- January 26
- March 2
- April 13
- June 1
- July 13
- September 7
- October 26
- December 7
Some lenders may have terms that change every six months. This means that the variable interest rate on your mortgage may not rise or fall immediately after a change in the prime rate.
Remember that with an open variable rate your automatic payments will also adjust automatically.
Which bank has the best mortgage rates?
If you have done any banking in Canada, you are already familiar with the Big Five Banks. The Big Five Banks is a term used in Canada to describe the five largest banks:
- RBC: Royal Bank of Canada
- BMO: The Bank of Montreal
- CIBC: Canadian Imperial Bank of Commerce
- Scotiabank: The Bank of Nova Scotia
- TD: Toronto-Dominion Bank
There are also mortgage brokers, both traditional ones and new online ones like Nesto, that will help you find the best fixed and variable rates from the Big Five and dozens of other lenders. Who has the best rates will be constantly varied. This is because interest rates are determined by national and world market forces, which means there are a number of reasons mortgage rates are different for different lenders. These include lender overhead costs, closing costs and mortgage bankers' experience, among other factors.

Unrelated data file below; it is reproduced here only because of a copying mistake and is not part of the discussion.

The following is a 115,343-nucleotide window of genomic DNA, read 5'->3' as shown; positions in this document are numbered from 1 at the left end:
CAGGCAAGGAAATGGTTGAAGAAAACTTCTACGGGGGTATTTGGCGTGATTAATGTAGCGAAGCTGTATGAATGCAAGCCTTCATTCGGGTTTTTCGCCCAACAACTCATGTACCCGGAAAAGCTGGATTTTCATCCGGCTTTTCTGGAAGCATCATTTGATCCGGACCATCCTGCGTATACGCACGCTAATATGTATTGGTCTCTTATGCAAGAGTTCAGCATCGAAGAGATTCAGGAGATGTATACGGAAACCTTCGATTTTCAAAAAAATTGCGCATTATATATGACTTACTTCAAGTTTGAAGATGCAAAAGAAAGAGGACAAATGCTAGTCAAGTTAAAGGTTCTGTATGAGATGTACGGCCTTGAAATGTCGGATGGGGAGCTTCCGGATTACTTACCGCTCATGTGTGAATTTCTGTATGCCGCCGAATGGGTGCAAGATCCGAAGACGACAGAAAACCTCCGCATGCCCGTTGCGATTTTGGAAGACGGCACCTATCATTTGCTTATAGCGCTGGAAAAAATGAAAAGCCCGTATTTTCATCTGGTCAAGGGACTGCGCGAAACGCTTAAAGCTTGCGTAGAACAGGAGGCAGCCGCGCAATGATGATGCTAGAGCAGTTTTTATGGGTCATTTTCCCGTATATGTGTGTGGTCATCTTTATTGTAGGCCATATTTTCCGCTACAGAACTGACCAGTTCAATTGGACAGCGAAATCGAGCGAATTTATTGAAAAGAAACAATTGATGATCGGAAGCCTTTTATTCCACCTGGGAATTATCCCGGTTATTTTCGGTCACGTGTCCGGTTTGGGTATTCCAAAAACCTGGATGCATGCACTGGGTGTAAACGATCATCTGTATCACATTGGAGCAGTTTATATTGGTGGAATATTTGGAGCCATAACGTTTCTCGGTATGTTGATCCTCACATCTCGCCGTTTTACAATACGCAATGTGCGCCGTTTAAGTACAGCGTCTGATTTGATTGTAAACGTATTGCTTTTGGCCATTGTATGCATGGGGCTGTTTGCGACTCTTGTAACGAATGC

Use the mortgage rate comparison tool at the top of this page to find the bank that has the best mortgage rate that suits your financial needs.
When will mortgage rates go up in Canada?
Canadians can see as many as eight interest rate adjustments per year.
While Canadians have been fortunate to not see any increase to mortgage rates over the last two years, mostly due to low rates during the COVID-19 pandemic, the Bank of Canada began raising their interest rates effective March 2022.
As a rule of thumb, when the Bank of Canada changes the policy interest rate, it sets off a chain reaction that affects lending rates from every bank. Each bank determines its own “prime lending rate,” which is itself primarily influenced by the Bank of Canada's policy interest rate.
How are mortgage rates calculated?
How mortgage rates in Canada and beyond are calculated can be extremely confusing to many people. However, interest rates are all around us so it’s important to understand them. They are especially important when it comes to purchasing a home and having to shop for the best mortgage rate.